Hillary Clinton should be thankful that her career as America's truth bender began long before social media really got going.
When she started dropping those big fat fibs of hers, there was no Facebook or Twitter, no army of Internet trolls to unleash at her enemies, and no emails to be mysteriously lost at the Obama State Department.
That was the pre e-Hillary.
Back then all she had to do was wink and put on her bad Southern accent and make her eyes big on TV -- that astonished Hillary who just couldn't get her mind around those devious Washington ways, blaming all her troubles, and Bill's, on tricky Republicans putting turtles on fenceposts.
She could make $100,000 in her first cattle futures trades after putting up only $1,000. And later in the White House, magically get access to the FBI files of hundreds of Clinton political enemies.
And before social media became what it is today, all her problems were the fault of that right-wing conspiracy that abused turtles to no end.
"You know, you find a turtle on a fencepost and it didn't get there by accident," said Southern Hillary in 1998 on "Good Morning America," her voice packed with purple hull peas and Arkansas okra, her eyes widening so you could see the turtles just wiggling there in her mind.
"And ah jes look at the landscape around here, and I see lots of big ol' turtles sitting on lots of fenceposts," she said. "And I think we need to find out how those old turtles got on those fenceposts."
If Twitter or Facebook had been around back then, rather than Mrs. Clinton reaching for the White House and all the imperial power within, her career would have ended, buried in Shady Acres, in that patch on the back slopes reserved for congenital liars.
She certainly wouldn't be around now to benefit from that pro-Hillary super PAC using an army of Internet trolls to harass actor Tim Robbins and other supporters of Bernie Sanders.
Robbins has been in a war with the Clinton super PAC Correct the Record, which is spending $1 million to develop methods to confront and shame Clinton critics on social media, like Robbins.
Unlike many others on social media, particularly average citizens who cringe at such attacks and are shamed into silence by trolls of all political stripes, Robbins fought back at the group, bringing media attention to the story about Hillary and the troll wars.
"It is meant to appear to be coming organically from people and their social media networks in a groundswell of activism, when in fact it is highly paid and highly tactical," Brian Donahue, chief executive of the consulting firm Craft Media/Digital, told the Los Angeles Times.
"That is what the Clinton campaign has always been about," he said. "It runs the risk of being exactly what their opponents accuse them of being: a campaign that appears to be populist but is a smoke screen that is paid and brought to you by lifetime political operatives and high-level consultants."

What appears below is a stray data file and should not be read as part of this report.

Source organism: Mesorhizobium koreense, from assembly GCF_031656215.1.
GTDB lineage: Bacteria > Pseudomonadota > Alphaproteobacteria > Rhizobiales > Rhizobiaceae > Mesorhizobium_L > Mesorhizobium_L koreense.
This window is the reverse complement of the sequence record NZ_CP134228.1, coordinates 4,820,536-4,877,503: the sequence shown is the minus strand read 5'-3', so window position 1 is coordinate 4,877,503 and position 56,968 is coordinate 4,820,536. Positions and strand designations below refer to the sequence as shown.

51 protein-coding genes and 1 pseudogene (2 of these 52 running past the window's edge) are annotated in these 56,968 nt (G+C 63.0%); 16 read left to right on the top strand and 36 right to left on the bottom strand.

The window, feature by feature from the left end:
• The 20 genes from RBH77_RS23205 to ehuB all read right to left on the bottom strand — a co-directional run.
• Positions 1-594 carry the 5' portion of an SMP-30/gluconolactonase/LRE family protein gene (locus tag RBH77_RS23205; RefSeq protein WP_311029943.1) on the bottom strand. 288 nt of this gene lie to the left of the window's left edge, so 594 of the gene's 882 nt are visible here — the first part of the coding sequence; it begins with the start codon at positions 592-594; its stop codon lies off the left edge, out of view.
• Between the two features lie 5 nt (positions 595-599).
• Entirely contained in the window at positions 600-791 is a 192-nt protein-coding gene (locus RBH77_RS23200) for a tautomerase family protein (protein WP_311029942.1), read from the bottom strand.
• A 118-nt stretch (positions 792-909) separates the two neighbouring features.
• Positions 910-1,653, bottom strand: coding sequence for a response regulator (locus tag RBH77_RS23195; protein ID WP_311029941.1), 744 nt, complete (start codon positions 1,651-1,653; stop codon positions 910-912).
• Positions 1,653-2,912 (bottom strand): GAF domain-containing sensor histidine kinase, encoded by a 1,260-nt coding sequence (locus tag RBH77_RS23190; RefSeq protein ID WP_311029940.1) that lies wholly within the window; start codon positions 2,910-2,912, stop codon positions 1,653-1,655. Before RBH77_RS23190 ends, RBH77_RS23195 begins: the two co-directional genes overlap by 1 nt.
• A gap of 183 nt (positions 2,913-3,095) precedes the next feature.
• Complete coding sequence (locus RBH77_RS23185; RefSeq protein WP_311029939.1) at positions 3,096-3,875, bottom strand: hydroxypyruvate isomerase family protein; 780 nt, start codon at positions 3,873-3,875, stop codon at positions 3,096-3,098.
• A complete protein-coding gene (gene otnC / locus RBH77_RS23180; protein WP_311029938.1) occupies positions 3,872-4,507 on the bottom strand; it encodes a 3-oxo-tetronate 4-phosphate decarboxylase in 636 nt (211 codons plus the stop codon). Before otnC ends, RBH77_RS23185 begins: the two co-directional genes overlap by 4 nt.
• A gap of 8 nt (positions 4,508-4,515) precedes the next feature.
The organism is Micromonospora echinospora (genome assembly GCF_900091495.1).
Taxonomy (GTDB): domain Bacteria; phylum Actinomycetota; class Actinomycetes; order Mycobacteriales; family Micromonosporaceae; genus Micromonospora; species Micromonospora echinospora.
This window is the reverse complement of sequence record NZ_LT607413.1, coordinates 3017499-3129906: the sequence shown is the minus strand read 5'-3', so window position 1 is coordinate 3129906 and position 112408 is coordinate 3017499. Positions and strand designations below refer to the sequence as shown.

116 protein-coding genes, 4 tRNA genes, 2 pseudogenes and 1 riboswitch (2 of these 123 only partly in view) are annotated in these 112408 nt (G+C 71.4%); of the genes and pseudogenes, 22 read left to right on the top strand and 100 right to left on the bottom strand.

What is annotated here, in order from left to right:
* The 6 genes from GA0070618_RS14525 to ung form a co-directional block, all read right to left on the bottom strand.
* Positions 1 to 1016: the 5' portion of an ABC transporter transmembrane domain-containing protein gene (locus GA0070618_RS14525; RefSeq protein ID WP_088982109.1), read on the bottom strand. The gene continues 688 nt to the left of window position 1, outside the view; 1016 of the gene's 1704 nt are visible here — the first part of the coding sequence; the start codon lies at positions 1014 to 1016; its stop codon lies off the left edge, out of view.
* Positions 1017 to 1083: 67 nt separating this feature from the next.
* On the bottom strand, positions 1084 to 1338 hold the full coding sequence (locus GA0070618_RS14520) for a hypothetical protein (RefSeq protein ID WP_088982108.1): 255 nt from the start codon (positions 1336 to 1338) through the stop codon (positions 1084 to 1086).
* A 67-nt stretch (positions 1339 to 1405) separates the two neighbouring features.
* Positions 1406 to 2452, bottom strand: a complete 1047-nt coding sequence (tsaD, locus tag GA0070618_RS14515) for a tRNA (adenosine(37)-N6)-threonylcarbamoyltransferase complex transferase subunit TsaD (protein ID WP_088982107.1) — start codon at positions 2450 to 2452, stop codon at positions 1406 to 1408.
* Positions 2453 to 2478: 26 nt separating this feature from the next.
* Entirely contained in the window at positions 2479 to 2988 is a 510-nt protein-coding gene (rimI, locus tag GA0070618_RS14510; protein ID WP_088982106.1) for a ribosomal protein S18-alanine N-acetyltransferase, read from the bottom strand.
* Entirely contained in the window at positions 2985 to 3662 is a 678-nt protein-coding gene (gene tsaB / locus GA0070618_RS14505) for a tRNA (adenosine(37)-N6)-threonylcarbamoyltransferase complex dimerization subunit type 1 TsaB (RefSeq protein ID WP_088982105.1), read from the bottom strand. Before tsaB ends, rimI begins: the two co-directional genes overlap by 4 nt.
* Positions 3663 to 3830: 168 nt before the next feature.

If Twitter and Facebook and other social media platforms had been running when she started with the turtles, Clinton wouldn't be here to run even with the vulgar barbarian Donald Trump in the battleground states of Ohio, Florida and Pennsylvania, according to those recent polls.
And voters wouldn't have to put their minds around the most truly bizarre Hillary news of the week: The Obama State Department has "lost" the emails of Bryan Pagliano, her IT guy when she was secretary of state.
The State Department couldn't find his emails? Did the dog eat them?
Pagliano is the fellow who has been given immunity from prosecution as the FBI continues to investigate Clinton's use of a private email server set up in her basement. That private email account allowed her to keep her work product from public scrutiny and allowed her to send classified and top secret documents, which may have been hacked by foreign intelligence services.
That alone should disqualify her from contention for the presidency, and Bernie Sanders should by rights be the Democratic Party's nominee.
It's astounding that the Obama administration -- which supports the Clinton restoration -- couldn't find any of Pagliano's emails from 2009 to 2013 in a response to a Republican lawsuit.
Later, the State Department said they found a few Pagliano emails, most after Mrs. Clinton stepped down from her post of secretary of state so she could campaign for president. One was an email he sent to her: "Happy Birthday, Madam Secretary. To many more!"
Before Clinton's army of Internet trolls flay me in "Game of Thrones" style, let's just say it could all be coincidence. Or, it could be a Chicago Way bedtime story for the chumbolones of America.
The main thing to remember is that if Twitter and Facebook and the rest had been available when Hillary began her public life as a truth bender and champion of turtles, she'd be off camera by now and out of our lives.
Perhaps she'd have disappeared, to live alone in a tiny house in the woods, the kind of house that rests on chicken feet in the old Russian fairy tales; a house that moves through the winter forest at night on those chicken legs so no one could find her secret lair.
Turn around, little house. Turn around, she'd say.
And then she'd be gone.